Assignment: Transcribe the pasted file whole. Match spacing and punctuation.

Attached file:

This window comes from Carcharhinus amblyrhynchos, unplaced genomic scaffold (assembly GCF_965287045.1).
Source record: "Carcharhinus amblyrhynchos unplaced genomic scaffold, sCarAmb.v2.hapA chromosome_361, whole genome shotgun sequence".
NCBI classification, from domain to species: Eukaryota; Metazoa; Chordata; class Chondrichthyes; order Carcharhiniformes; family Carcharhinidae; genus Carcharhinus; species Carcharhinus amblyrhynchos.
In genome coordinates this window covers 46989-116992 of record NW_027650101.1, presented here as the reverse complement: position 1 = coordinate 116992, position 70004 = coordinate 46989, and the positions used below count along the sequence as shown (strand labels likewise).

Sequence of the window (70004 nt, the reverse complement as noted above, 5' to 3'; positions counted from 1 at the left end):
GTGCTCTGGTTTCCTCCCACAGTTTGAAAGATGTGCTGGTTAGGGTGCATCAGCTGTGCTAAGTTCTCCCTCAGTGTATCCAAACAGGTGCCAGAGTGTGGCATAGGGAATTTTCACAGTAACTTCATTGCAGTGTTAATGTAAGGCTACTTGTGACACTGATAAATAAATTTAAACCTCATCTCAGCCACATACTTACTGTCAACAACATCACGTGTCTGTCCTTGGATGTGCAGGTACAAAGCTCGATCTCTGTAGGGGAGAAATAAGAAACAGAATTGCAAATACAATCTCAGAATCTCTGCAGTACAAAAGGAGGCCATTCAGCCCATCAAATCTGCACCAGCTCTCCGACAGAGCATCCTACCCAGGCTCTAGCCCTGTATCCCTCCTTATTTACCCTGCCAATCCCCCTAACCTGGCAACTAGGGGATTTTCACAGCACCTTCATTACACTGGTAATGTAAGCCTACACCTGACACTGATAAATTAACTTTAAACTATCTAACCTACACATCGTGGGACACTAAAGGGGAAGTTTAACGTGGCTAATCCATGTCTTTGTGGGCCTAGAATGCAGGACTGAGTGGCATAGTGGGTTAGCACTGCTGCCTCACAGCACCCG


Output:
This window comes from Carcharhinus amblyrhynchos, unplaced genomic scaffold (assembly GCF_965287045.1).
Source record: "Carcharhinus amblyrhynchos unplaced genomic scaffold, sCarAmb.v2.hapA chromosome_361, whole genome shotgun sequence".
NCBI classification, from domain to species: Eukaryota; Metazoa; Chordata; class Chondrichthyes; order Carcharhiniformes; family Carcharhinidae; genus Carcharhinus; species Carcharhinus amblyrhynchos.
In genome coordinates this window covers 46989-116992 of record NW_027650101.1, presented here as the reverse complement: position 1 = coordinate 116992, position 70004 = coordinate 46989, and the positions used below count along the sequence as shown (strand labels likewise).

Sequence of the window (70004 nt, the reverse complement as noted above, 5' to 3'; positions counted from 1 at the left end):
GTGCTCTGGTTTCCTCCCACAGTTTGAAAGATGTGCTGGTTAGGGTGCATCAGCTGTGCTAAGTTCTCCCTCAGTGTATCCAAACAGGTGCCAGAGTGTGGCATAGGGAATTTTCACAGTAACTTCATTGCAGTGTTAATGTAAGGCTACTTGTGACACTGATAAATAAATTTAAACCTCATCTCAGCCACATACTTACTGTCAACAACATCACGTGTCTGTCCTTGGATGTGCAGGTACAAAGCTCGATCTCTGTAGGGGAGAAATAAGAAACAGAATTGCAAATACAATCTCAGAATCTCTGCAGTACAAAAGGAGGCCATTCAGCCCATCAAATCTGCACCAGCTCTCCGACAGAGCATCCTACCCAGGCTCTAGCCCTGTATCCCTCCTTATTTACCCTGCCAATCCCCCTAACCTGGCAACTAGGGGATTTTCACAGCACCTTCATTACACTGGTAATGTAAGCCTACACCTGACACTGATAAATTAACTTTAAACTATCTAACCTACACATCGTGGGACACTAAAGGGGAAGTTTAACGTGGCTAATCCATGTCTTTGTGGGCCTAGAATGCAGGACTGAGTGGCATAGTGGGTTAGCACTGCTGCCTCACAGCACCCG